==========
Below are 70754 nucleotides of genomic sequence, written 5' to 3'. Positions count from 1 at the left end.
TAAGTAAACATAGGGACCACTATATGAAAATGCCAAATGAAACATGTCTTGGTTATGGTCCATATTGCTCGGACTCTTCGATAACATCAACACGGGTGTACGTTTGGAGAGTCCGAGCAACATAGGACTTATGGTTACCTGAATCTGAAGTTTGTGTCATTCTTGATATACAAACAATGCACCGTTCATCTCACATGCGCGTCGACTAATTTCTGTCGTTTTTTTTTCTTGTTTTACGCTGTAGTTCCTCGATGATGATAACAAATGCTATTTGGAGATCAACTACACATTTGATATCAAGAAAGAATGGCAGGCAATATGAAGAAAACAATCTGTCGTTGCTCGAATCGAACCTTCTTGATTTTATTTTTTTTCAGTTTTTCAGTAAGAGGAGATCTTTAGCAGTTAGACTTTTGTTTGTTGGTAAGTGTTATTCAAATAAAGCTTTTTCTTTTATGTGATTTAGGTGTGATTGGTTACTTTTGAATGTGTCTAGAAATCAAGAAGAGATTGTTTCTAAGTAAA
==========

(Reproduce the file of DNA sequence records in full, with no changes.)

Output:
Below are 70754 nucleotides of genomic sequence, written 5' to 3'. Positions count from 1 at the left end.
TAAGTAAACATAGGGACCACTATATGAAAATGCCAAATGAAACATGTCTTGGTTATGGTCCATATTGCTCGGACTCTTCGATAACATCAACACGGGTGTACGTTTGGAGAGTCCGAGCAACATAGGACTTATGGTTACCTGAATCTGAAGTTTGTGTCATTCTTGATATACAAACAATGCACCGTTCATCTCACATGCGCGTCGACTAATTTCTGTCGTTTTTTTTTCTTGTTTTACGCTGTAGTTCCTCGATGATGATAACAAATGCTATTTGGAGATCAACTACACATTTGATATCAAGAAAGAATGGCAGGCAATATGAAGAAAACAATCTGTCGTTGCTCGAATCGAACCTTCTTGATTTTATTTTTTTTCAGTTTTTCAGTAAGAGGAGATCTTTAGCAGTTAGACTTTTGTTTGTTGGTAAGTGTTATTCAAATAAAGCTTTTTCTTTTATGTGATTTAGGTGTGATTGGTTACTTTTGAATGTGTCTAGAAATCAAGAAGAGATTGTTTCTAAGTAAA